American researchers may have found a more efficient and cleaner why to produce hydrogen gas.
Chemists are looking into greener alternatives to the current complex industrial process used to produce hydrogen gas and believe biologically synthesized hydrogen may be a more efficient process.
The research may help the global hydrogen fuel industry become more eco-friendly.
The researchers from the University of Illinois and the University of California, Davis reported their finding in the journal Proceedings of the National Academy of Sciences, and have said they have found that biologically synthesized hydrogen offers greater efficiency than the present human-made process.
The new study focuses on biological enzymes known as hydrogenases. These enzymes are “nature’s machinery” for creating and burning hydrogen gas and they are available in two varieties: nickel-iron and iron-iron. More specifically, the study analyzed the iron-iron variety. The reason for this, according to the researchers, is that the iron-iron hydrogenases performs the job at a faster rate.
What the team learned beyond their general understanding of the chemical composition of the active sites within the enzyme is that the enzyme’s engine was made up of two identical groups composed of five chemicals. These chemicals include two carbon monoxide molecules, one iron ion, one cysteine group and one cyanide ion. Together, these chemical groups form a single tightly bonded unit, and the two units combined, result in an engine with a total of 10 parts.
The researchers’ study of biologically synthesized hydrogen is not complete.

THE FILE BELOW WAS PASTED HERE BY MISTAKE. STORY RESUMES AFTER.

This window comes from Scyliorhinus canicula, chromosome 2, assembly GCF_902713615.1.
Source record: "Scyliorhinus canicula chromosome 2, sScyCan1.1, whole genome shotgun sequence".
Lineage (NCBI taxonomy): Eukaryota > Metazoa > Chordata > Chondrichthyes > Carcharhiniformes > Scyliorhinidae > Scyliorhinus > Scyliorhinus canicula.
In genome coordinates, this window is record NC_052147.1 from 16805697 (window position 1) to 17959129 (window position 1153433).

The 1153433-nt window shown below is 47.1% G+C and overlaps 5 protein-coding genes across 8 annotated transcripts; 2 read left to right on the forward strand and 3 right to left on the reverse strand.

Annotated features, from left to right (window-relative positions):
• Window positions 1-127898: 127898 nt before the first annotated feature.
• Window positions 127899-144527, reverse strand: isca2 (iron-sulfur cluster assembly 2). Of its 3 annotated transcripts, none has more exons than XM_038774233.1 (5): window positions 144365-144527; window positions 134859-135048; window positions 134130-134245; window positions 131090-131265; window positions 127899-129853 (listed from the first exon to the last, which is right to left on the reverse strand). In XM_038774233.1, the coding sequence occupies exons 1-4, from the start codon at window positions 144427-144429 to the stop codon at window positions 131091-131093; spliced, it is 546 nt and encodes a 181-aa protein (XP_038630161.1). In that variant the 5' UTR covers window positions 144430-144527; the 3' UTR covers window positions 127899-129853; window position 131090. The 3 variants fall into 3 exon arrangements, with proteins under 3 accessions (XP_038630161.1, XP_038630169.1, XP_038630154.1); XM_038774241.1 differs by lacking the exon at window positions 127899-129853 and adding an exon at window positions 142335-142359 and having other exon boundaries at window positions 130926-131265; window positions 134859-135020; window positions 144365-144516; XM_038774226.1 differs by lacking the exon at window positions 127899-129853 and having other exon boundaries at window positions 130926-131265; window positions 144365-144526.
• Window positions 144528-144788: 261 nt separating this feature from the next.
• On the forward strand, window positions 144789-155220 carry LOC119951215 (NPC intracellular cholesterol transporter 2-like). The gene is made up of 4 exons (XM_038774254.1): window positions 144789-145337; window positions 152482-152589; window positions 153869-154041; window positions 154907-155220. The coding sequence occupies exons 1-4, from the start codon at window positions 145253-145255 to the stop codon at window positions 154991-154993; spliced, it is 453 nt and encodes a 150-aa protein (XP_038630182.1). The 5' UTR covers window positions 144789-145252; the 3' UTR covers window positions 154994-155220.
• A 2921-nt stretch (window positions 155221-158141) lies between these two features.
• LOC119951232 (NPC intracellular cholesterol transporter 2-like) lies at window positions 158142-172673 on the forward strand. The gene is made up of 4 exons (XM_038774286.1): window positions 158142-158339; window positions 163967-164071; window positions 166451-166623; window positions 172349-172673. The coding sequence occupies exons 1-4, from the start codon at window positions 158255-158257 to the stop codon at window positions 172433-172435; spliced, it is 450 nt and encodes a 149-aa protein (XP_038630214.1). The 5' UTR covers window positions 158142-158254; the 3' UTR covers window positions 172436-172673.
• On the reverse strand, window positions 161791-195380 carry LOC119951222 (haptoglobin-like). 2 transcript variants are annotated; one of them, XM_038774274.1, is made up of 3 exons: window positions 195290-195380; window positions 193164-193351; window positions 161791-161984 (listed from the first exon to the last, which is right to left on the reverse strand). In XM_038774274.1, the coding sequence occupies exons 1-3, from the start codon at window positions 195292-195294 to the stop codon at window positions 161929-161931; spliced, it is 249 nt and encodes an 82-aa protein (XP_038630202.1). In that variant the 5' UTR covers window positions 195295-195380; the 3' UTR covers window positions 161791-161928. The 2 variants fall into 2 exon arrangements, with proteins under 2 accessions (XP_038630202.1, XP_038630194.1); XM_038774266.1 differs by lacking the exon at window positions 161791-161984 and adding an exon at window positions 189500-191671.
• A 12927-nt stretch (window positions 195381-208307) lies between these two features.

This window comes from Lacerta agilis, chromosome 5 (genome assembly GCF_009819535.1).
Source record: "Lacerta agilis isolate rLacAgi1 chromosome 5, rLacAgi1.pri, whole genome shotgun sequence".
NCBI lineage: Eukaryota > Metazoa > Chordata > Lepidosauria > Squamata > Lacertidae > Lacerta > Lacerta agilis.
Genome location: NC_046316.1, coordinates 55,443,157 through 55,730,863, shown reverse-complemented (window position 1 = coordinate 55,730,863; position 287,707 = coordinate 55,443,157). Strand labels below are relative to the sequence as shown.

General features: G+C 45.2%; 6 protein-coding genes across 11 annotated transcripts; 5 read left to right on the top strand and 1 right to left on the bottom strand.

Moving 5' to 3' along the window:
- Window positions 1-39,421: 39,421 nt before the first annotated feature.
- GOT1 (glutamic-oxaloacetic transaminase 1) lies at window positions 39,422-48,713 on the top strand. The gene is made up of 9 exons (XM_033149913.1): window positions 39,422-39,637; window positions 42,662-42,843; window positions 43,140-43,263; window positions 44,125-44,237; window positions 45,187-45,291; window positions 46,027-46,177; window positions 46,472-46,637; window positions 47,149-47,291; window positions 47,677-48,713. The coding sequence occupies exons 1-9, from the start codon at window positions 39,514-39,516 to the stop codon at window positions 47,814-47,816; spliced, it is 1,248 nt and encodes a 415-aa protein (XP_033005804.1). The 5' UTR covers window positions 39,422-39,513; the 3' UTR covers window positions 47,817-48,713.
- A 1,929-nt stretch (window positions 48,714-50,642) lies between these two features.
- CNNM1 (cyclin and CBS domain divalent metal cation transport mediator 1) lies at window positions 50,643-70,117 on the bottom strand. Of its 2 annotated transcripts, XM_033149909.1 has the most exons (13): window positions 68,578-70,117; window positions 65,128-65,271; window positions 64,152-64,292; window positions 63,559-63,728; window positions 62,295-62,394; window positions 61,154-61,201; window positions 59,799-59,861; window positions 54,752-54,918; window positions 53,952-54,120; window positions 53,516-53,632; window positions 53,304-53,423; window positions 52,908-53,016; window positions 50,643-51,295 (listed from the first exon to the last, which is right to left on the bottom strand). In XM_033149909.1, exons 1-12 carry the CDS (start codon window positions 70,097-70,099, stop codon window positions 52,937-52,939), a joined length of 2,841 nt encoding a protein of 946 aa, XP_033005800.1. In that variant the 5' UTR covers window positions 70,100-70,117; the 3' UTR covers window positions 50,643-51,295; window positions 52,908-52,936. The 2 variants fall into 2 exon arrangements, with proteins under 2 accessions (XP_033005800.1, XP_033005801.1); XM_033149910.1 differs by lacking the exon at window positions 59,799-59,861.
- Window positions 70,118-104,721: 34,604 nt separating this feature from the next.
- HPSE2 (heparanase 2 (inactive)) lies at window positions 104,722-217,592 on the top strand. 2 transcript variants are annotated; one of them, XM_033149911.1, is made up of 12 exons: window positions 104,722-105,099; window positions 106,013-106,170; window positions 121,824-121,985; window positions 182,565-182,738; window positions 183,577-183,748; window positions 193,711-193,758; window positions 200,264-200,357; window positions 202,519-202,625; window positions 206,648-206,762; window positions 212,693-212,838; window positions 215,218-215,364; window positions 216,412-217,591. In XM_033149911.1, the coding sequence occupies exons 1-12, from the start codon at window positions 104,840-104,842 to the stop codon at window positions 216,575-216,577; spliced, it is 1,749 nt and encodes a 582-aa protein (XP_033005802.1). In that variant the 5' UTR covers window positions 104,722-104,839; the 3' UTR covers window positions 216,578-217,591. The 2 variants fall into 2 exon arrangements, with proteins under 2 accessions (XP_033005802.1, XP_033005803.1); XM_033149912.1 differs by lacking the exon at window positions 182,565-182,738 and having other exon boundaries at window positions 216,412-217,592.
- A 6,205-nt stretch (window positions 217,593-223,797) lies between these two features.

However, the researchers’ lab analysis of their lab-synthesized enzyme revealed that the recipe they created is missing a component as 11 parts are needed and they have a total of only 10.
“Our recipe is incomplete. We now know that 11 bits are required to make the active site engine, not 10, and we are in the hunt for that one final bit,” said chemistry professor and study co-author Thomas Rauchfuss, ScienceDaily reports.
At present, the researchers admit that they are unsure of what type of applications might result from their new understanding of the iron-iron hydrogenase enzyme. That being said, their discovery could lead to the creation of an assembly kit that will be instructive to other catalyst design projects.
What makes the chemists’ biologically synthesized hydrogen research both interesting and promising for the hydrogen fuel industry is that the researchers not only envisioned using the real enzyme to generate hydrogen gas, but they now understand its makeup well enough that it could be reproduced for use in a lab.